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High School South Dakota Rodeo Queen Has Passion For Animal Care

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SDPB
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This year’s High School South Dakota Rodeo Queen Tashina Red Hawk laughs as her horse Frenchie, grabs her hair. Red Hawk stands with four of her horses near a stock tank filling with water.  

Red Hawk won the rodeo queen honor for the second time in three years. This summer, she went on to compete for the national title, receiving first place in personality and sixth overall. Red Hawk has been riding and training horses since she was just four years old. Her horses are like family to her. 

One of Red Hawk’s earliest experiences on a horse was barrel racing. As a young girl, one day she hopped on the back of a white Arabian. 

“She was fast,” Red Hawk said. “She wanted to run like crazy and I was this little girl who had my really protective dad had me on really slow horses, so I had this little fast horse I had to get on and that built my bravery to be able to get on other horses and barrel race.” 

As a Sicangu Lakota member, Red Hawk incorporates her culture into almost everything she does, and horses play a significant in her Lakota culture. 

She and her father dress their horses in full Lakota regalia for events and parades to incorporate tradition.  

Part of being rodeo queen entails traveling around South Dakota giving speeches as the state rodeo’s ambassador. She incorporates the Lakota language when she introduces herself for rodeo queen events.  

“All my relatives, I greet you with a warm-hearted handshake,” she says in Lakota. “My name’s Tashina Red Hawk. Then I’ll say good evening. I’m your South Dakota Rodeo Queen.”  

Red Hawk also expresses Lakota culture in her rodeo queen outfit. Tashina and her parents bead intricate earrings and pendants to accompany the more western-styled chaps.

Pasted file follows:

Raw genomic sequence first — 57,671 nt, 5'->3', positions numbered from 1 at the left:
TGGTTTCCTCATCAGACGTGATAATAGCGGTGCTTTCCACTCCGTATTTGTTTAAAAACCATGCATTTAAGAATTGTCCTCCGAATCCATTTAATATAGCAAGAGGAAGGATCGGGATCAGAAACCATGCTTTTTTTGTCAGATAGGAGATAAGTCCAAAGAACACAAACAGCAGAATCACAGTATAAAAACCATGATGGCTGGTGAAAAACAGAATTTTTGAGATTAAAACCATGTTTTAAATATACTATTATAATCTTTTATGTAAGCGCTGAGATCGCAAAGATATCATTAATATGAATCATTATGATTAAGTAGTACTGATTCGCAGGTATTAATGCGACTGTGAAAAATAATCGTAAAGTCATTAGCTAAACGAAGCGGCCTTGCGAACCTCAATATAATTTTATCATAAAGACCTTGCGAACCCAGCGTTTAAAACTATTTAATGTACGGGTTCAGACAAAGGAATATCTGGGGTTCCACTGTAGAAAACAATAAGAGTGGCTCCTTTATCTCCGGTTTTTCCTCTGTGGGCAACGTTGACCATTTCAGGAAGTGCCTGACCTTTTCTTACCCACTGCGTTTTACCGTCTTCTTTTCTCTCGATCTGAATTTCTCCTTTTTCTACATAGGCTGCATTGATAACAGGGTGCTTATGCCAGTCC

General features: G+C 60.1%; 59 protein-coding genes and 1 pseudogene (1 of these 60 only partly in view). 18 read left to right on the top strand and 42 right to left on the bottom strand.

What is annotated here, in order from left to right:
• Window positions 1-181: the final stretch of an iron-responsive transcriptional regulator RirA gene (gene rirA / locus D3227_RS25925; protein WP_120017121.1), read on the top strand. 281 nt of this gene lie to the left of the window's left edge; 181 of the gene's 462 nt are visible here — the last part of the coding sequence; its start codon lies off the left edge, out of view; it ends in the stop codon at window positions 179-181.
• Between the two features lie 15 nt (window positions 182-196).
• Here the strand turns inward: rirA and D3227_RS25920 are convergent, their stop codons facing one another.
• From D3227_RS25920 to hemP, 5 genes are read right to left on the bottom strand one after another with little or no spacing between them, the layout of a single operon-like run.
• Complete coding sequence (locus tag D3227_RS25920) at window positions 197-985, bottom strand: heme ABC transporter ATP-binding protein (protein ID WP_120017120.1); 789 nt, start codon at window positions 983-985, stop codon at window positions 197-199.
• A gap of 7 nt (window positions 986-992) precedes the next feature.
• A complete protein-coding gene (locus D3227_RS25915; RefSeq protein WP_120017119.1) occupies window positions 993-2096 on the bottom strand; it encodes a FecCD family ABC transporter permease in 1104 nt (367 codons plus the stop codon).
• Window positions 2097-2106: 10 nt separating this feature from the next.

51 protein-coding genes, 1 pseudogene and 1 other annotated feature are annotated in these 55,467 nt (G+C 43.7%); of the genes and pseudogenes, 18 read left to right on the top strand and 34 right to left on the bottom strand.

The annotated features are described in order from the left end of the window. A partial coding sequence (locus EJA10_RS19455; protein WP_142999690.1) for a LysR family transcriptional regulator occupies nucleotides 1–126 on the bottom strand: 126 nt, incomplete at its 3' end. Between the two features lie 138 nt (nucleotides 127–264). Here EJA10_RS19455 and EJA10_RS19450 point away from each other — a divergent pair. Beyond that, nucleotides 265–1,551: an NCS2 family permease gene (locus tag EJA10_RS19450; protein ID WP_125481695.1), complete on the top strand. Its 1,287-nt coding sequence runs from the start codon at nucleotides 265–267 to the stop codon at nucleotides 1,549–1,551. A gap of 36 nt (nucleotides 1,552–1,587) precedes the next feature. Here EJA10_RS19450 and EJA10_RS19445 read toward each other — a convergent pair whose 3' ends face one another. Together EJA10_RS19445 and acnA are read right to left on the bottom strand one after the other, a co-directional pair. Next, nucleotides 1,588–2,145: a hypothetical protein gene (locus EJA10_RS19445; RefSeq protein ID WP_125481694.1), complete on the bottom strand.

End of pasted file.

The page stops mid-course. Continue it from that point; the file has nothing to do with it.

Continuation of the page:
This 17-year-old is on the road the majority of the summer, traveling in the state and nationally for rodeo competitions and rodeo queen engagements.  

Her parents are her support system: her mother manages events, and her father takes care of the horses when she’s away.  

Tashina’s father, Shane Red Hawk, said his daughter goes out of her way to show kindness to everyone she can. He enjoys walking with his daughter at rodeo events because she engages with everyone she can along the way.   

“There’ll be little girls, their eyes are about like that and they’re watching her walk by,” Shane Red Hawk said. “Even though her mom or the other rodeo queen sisters are all walking right next to her, she’ll stop and reach back and she’ll high-five them and you see them jump off and get excited. To acknowledge all of the little ones like that, it gives them hope, maybe they’re going to try for something in the future.” 

Tashina Red Hawk is a people person with a passion to care for animals. She recalls a time when a young filly was stuck in a ball of barbed wire that a farmer left along a fence. 

“I had to run down, and I checked back there because I heard her calling and she was stuck,” she said. “At the time, she was still really young and wasn’t worked with yet so she would kick out of fear. I didn’t have service down here, so I had to run back up, grab my parents, run down there, and then my dad cut her off the ball of barbed wire. And we put her up in the round pen and I was the person to cut each strand of barbed wire off of her that was wrapped around her.” 

The teenager cleaned the wounds of her filly every day after school. She said on the ranch she often has to care for injuries and pay attention to her animals’ nutrition. 

Shane Red Hawk said his daughter has compassion for many animals. He recalled A time when Tashina saw a dog on the street.